One of the numerous 64-bit-ready processors, the Core 2 Duo E7300. Photo (CC) William Hook.

What will 64-bit mean for After Effects? Will it be worth the jump, and will your plug-ins be ready? I noted that those questions had some people concerned earlier this week. AE Product Manager Michael Coleman writes in with a few thoughts on that. From comments:

We have spoken with most of the AE plug-in developers and almost all of them are preparing updates that will run on 64-bit After Effects. Most will be available around the same time as After Effects. We’ve been actively working with them to make it as easy as possible to do the updates.

We are always looking for ways to improve performance in After Effects and 64-bit significantly raises the bar. It’s also good to remember that plug-ins will also benefit from being 64-bit. Maintaining support for 32-bit plug-ins would likely slow the transition to 64-bit and create constraints to performance improvements. In the history of After Effects, we’ve never forced this kind of transition, and we made this decision very carefully. In the case of 64-bit, it is clear that making this transition quickly brings the most benefits to After Effects customers.

I was curious, given my experience using “bridge” plug-ins on the audio side, whether that sort of 32-bit compatibility layer was relevant in a 64-bit host when using visuals. I asked if such a thing had been considered, or if there was a reason it didn’t make sense. (One possible reason I might argue against such a thing is that encouraging 32-bit compatibility allows those plug-in developers to avoid porting to 64-bit, and reaping the performance and memory gains that are the whole point of making the move in the first place.)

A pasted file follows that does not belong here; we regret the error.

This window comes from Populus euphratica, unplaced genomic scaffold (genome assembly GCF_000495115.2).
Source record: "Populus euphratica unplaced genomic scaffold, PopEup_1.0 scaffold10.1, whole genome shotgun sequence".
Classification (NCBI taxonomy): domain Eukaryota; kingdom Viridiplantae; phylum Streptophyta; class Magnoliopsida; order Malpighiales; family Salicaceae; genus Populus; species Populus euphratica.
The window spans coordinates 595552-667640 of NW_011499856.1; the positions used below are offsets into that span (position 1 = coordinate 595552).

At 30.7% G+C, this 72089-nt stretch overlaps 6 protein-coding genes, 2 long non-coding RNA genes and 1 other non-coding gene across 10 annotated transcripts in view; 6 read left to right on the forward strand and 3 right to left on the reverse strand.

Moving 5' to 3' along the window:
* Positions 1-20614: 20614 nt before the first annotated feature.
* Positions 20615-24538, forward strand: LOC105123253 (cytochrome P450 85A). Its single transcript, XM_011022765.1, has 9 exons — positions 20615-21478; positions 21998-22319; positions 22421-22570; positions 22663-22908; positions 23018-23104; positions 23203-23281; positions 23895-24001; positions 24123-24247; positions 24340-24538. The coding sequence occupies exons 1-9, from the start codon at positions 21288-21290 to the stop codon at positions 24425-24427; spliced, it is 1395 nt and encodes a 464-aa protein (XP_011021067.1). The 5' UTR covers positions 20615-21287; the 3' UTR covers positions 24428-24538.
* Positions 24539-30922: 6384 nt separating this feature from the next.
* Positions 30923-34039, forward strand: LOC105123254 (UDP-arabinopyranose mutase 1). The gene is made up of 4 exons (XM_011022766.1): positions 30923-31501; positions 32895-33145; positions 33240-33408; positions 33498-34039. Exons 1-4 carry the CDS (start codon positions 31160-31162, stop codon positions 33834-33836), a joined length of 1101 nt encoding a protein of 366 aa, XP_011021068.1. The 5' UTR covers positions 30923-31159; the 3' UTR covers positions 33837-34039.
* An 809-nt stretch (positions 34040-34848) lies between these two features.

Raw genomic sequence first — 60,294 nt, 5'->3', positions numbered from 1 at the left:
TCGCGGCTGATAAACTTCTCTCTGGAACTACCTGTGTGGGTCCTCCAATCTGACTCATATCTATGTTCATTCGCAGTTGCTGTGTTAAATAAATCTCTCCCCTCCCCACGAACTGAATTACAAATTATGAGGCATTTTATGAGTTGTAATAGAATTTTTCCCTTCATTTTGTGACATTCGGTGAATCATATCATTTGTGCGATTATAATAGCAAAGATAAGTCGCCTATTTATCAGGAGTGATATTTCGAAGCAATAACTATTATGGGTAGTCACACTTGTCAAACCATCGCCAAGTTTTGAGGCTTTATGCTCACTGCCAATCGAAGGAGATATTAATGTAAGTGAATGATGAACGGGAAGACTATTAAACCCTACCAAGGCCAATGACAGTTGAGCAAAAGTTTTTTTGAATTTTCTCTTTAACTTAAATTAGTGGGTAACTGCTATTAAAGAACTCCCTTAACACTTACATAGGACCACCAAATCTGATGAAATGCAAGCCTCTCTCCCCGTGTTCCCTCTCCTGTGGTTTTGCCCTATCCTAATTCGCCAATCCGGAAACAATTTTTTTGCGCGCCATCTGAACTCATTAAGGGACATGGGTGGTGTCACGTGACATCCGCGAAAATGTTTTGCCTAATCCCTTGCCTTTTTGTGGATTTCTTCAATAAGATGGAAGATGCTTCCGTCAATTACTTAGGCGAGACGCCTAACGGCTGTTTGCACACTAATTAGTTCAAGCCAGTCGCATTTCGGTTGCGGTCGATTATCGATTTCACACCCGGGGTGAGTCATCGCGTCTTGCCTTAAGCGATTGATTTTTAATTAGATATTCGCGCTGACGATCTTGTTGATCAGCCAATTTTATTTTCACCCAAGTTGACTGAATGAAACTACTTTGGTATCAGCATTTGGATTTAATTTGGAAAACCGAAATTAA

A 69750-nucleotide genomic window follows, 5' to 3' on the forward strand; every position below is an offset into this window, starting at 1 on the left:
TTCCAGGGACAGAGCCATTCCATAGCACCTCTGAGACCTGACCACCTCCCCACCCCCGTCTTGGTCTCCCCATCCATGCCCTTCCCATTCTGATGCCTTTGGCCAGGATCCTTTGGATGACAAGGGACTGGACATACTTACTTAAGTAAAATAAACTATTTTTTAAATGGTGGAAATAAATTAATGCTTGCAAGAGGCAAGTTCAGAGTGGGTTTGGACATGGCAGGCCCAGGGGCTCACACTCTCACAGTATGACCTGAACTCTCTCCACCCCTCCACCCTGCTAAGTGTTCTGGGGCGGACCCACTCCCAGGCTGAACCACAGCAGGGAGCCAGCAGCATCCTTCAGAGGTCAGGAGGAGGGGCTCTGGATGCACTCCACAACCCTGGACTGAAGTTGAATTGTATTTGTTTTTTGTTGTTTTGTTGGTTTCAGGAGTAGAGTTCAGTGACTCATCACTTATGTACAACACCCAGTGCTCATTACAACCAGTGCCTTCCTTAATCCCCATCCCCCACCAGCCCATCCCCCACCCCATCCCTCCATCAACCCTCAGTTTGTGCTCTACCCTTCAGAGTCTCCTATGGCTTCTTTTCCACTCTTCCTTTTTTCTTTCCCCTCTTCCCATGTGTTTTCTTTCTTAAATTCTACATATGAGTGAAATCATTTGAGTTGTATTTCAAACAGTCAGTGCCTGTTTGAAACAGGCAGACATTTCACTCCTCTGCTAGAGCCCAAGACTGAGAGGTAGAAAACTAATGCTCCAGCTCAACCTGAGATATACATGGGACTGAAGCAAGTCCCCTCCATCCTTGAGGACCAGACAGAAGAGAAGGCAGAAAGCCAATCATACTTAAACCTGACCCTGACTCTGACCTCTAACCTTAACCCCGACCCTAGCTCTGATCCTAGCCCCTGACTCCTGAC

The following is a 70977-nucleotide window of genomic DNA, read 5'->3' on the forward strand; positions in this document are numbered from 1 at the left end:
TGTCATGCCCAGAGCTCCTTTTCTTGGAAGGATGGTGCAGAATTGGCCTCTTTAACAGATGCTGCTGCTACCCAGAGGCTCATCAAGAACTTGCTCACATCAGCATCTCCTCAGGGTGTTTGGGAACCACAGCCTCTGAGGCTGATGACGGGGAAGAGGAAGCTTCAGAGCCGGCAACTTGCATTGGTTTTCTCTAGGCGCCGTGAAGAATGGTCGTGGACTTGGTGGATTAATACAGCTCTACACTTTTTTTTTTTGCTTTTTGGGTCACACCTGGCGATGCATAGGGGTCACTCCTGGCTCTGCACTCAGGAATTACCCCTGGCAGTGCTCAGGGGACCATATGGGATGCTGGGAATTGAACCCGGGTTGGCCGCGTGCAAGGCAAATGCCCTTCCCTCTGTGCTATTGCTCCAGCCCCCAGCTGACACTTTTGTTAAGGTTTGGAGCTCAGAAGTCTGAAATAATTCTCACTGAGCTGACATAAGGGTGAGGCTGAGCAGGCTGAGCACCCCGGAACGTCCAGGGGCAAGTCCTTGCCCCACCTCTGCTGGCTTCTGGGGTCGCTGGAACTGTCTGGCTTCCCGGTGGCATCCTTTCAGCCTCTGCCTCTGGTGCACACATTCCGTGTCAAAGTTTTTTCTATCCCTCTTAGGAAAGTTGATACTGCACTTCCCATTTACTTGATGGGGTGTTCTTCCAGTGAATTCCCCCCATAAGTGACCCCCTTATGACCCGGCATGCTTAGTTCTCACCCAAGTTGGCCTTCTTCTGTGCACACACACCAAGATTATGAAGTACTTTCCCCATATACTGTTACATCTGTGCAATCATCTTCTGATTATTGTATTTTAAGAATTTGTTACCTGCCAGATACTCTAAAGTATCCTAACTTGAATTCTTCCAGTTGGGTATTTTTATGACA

Michael’s follow-up to me via email answered that question and then some:

Let me fill in some details for you: We looked at the situation from many angles. We understand we’re creating a small amount short term pain, but we feel it’s minimal given the performance benefits we’re seeing.

It’s not directly comparable to other 64-bit transitions. For many years After Effects has been proud of our ability to insulate our plug-in developers from platform changes. It has been extra work for us to do this, and it has been worth it to make things easy for them. When it comes to 64-bit, we were faced with the prospect of adding an additional layer of “insulation” and also converting the old layers. It was actually more efficient for us to spend our engineering time helping other developers with their updates rather than converting this old stuff to 64-bit. So that’s what we’re doing.

So while it is technically possible, we had to look at the cost/benefits of doing so. And as I mentioned, we also looked at the drag it would create on the 64-bit transition. I can tell you that customers are worrying more about this than plug-in developers. Most are on board.

We also know that people want a few other features and we have some awesome stuff in the works!

This will be an excellent version of AE!

Thanks, Michael. Obviously, we know the team behind the tool is going to be somewhat biased (actually, I would hope so). At the same time, it’s invaluable to get the perspective inside the development process. And this confirms what readers here said, whatever jitters would-be upgraders may have. Even the author of the last post, Sébastien Périer, wrote in to note that he was simply pointing out what was necessary to make the upgrade leap. And that kind of awareness and education is indeed important, whatever you decide best fits your creative work – even if that happens to be not upgrading.